Resetting CutCopyMode is merely cosmetic, you can do it once only at the end.

The code looks like this now:

Sub print_doses()
    Dim i As Integer, iLastRow As Integer
    Dim date1 As Date, date2 As Date
    Dim oLastRow As ListRow
    Dim srcRow As Range
    Dim date_tabela As Date
    Dim d As Integer, ile_dawek As Integer
    Dim oLabels

    Application.ScreenUpdating = False
    Application.Calculation = xlCalculationManual
    Application.StatusBar = False
    Application.EnableEvents = False
    ActiveSheet.DisplayPageBreaks = False

    Set oLabels = Worksheets("Etykiety").ListObjects("Etykiety_druk").ListRows
    With Worksheets("Program")
        date1 = .Range("E2")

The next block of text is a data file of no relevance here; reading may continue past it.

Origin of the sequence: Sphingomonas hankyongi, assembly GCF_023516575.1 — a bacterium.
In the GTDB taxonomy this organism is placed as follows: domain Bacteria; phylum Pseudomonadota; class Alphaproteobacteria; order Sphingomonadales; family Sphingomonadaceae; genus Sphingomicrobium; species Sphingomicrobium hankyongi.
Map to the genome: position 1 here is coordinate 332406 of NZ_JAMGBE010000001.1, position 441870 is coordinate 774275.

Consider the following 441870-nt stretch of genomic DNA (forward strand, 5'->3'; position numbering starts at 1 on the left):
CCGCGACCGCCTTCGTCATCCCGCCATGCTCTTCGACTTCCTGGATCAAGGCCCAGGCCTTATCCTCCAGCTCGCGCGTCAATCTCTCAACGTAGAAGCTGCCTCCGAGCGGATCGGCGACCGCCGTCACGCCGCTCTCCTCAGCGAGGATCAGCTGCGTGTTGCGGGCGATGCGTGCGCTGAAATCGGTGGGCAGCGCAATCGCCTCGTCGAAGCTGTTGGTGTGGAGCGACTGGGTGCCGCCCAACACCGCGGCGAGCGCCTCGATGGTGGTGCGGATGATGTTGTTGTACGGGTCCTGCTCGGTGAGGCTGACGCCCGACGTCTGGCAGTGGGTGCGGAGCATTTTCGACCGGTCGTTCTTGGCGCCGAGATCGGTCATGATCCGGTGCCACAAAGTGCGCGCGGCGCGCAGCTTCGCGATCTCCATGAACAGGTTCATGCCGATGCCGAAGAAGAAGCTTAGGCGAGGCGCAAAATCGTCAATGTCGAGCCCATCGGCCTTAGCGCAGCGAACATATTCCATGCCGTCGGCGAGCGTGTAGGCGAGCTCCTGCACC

date2 = .Range("E3")
        iLastRow = .ListObjects("Program").ListRows.Count + 6
        For i = 7 To iLastRow
            date_tabela = .Cells(i, 4).Value
            If date_tabela >= date1 And date_tabela <= date2 Then
                ile_dawek = .Cells(i, 11).Value
                Set srcRow = .ListObjects("Program").Range.Range(Cells(i - 5, 1), Cells(i - 5, 36))
                srcRow.Copy
                For d = 1 To ile_dawek
                    Set oLastRow = oLabels.Add()
                    oLastRow.Range.PasteSpecial xlPasteValuesAndNumberFormats
                Next
            End If
        Next i
        Application.CutCopyMode = False
    End With

    Application.ScreenUpdating = True
    Application.Calculation = xlCalculationAutomatic
    Application.StatusBar = ""
    Application.EnableEvents = True
    ActiveWorkbook.Save
End Sub